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New York Jury Awards Wrongfully Convicted Man $18.5 Million, but Court Grants Motion to Set Aside Verdict

On November 2, 2010, a New York federal jury awarded $18.5 million to a man who was cleared of a rape conviction after serving more than two decades in prison. At the time it was the largest award to a wrongfully convicted person in New York City.

Alan Newton was convicted in 1985 of rape, robbery and assault, primarily based on eyewitness testimony. He fought his conviction after he was sentenced to 13½ to 40 years, and requested DNA testing in August 1994.

The New York City Police Department finally located the rape kit in 2005, more than ten years after Newton and his attorneys had requested the evidence, despite claims over the previous decade that the kit could not be found and was presumed destroyed. Testing revealed that the DNA collected from the victim did not match Newton, and he was exonerated and released on July 6, 2006.

Newton filed suit against the city, and his civil case went to trial in October 2010. Newton’s attorney, John F. Schulty III, argued that the Police Department had employed a shoddy system of storing and tracking post-conviction evidence, including DNA evidence. For years that evidence was tracked by paper and pen. “Only this year are they attempting to introduce a bar code system,” Schulty stated.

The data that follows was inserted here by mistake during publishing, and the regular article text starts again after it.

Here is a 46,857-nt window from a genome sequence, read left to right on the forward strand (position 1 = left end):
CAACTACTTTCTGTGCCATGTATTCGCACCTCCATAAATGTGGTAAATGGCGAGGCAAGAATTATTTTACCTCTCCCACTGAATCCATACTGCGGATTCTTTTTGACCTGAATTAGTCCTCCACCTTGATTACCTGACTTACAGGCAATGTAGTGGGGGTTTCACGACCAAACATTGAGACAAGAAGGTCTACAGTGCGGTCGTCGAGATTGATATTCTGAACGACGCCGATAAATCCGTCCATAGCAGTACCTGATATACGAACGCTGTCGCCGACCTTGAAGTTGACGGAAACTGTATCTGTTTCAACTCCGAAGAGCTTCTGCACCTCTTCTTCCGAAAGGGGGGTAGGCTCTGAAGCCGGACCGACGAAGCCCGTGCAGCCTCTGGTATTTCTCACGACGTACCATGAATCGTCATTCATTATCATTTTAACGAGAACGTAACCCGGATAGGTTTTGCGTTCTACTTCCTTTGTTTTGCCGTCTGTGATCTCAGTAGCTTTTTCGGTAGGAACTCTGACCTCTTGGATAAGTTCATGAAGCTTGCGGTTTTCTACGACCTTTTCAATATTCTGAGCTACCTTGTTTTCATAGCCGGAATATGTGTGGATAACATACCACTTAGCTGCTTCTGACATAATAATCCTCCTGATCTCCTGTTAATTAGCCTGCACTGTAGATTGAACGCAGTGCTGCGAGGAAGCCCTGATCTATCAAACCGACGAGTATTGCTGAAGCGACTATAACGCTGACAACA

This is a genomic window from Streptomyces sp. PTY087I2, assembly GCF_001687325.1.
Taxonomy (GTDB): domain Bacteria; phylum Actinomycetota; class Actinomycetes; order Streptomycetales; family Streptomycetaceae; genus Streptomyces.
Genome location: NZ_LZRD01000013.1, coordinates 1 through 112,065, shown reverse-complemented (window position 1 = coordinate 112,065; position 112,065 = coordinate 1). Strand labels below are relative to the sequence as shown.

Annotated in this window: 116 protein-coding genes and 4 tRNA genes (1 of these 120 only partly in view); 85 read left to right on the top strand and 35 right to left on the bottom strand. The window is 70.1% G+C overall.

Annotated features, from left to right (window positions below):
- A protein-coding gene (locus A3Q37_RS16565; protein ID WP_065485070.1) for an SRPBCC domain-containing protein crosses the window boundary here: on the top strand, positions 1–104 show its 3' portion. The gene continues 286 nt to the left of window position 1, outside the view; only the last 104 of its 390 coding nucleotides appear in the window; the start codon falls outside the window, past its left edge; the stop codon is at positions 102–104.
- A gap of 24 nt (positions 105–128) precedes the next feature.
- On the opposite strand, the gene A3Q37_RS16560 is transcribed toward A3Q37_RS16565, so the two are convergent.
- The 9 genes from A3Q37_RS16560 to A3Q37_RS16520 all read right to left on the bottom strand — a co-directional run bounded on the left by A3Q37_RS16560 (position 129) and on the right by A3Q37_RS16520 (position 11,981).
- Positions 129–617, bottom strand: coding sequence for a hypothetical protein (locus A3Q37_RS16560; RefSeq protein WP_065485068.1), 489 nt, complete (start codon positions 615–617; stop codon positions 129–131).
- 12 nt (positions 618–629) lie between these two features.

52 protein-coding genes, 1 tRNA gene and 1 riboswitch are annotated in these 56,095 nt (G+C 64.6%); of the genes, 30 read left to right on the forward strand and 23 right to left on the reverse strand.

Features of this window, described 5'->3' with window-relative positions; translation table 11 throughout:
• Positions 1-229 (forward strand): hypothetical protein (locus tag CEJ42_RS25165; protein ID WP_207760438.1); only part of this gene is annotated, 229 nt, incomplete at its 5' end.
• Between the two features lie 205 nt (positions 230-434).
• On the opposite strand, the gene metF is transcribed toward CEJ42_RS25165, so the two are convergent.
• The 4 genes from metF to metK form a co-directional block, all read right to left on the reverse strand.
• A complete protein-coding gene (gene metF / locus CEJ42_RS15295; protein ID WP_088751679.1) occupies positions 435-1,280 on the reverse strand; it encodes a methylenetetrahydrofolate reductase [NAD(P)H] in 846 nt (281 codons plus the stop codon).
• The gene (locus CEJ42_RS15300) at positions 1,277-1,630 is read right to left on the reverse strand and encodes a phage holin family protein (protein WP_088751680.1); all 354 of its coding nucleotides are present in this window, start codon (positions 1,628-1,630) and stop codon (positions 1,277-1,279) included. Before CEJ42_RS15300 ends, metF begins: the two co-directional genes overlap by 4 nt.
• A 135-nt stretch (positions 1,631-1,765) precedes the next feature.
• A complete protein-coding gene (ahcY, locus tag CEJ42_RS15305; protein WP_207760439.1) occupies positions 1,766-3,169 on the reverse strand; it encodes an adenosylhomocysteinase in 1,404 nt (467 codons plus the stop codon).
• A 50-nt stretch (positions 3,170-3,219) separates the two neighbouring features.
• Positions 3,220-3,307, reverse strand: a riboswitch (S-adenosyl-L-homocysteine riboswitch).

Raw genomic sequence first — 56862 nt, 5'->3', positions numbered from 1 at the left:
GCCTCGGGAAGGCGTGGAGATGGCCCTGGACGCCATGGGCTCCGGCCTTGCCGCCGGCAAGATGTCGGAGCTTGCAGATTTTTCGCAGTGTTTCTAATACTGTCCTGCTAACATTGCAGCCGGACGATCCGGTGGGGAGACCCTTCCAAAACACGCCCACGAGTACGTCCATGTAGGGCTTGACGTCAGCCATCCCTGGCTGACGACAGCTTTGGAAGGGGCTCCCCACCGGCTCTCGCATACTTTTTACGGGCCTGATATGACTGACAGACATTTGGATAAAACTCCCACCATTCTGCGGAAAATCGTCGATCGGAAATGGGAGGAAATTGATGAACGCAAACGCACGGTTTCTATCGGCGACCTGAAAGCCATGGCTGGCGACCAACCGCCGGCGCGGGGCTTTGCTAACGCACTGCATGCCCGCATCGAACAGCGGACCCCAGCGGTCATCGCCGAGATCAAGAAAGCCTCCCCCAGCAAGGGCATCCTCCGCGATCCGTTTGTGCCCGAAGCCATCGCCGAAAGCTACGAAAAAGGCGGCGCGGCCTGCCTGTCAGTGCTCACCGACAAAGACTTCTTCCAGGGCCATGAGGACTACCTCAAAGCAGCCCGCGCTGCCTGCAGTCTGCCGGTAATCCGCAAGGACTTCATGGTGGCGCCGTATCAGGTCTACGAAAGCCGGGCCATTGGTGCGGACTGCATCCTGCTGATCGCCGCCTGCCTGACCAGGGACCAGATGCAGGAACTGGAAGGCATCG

“The City of New York,” he continued, “has been engaged in a pattern of failing to pay proper attention to their duties to preserve post-conviction criminal evidence and its associated paperwork.” As a result, Newton remained behind bars for over a decade after he first requested DNA testing.

The jury agreed, finding the city had violated Newton’s constitutional rights, and the two police officers who failed to timely produce the requested DNA evidence were liable for infliction of emotional distress. The jury awarded $18 million against the city, $500,000 against Chief Jack J. Trabitz and $92,000 against Sgt. Patrick J. McGuire.

The Innocence Project, which supported Newton’s claim, said that over the past five years the city had produced DNA evidence in only about half of the requested 50 cases. In the other cases it could neither produce the evidence nor explain where it was located.

Upon being released from prison, Newton enrolled as a full-time student at Medgar Evans College. He planned to apply for law school.

“I want to work with people that really need that legal assistance that’s just not there for them,” he said. “There are so many issues where people need competent counsel and it’s just not out there. I think I’ll jump into it with both arms.”

Unfortunately, in a continuation of the miscarriage of justice that Newton suffered during two decades of being locked up for a crime he didn’t commit, on May 12, 2011 the U.S. District Court granted the city’s motion to set aside the jury verdict pursuant to Fed.R.Civ.P. 50(b). As a result, Newton will not receive a penny of the $18.5 million award and his lawsuit was dismissed.

The court found that Newton had failed to prove that city employees, including Trabitz and McGuire, had deliberately withheld evidence or violated his due process rights. Thus, although the city may have been negligent, he did not show a constitutional violation necessary to prevail on his federal claims.

“Notwithstanding grave deficiencies in the city’s evidence management system,” the court wrote, “Newton’s due process claim cannot be sustained absent proof that a city official acted with the requisite constitutional culpability in withholding evidence.” See: Newton v. City of New York, U.S.D.C. (S.D. NY), Case No. 1:07-cv-06211-SAS.

Additional sources: New York Times, New York Post,

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Related legal case

Newton v. City of New York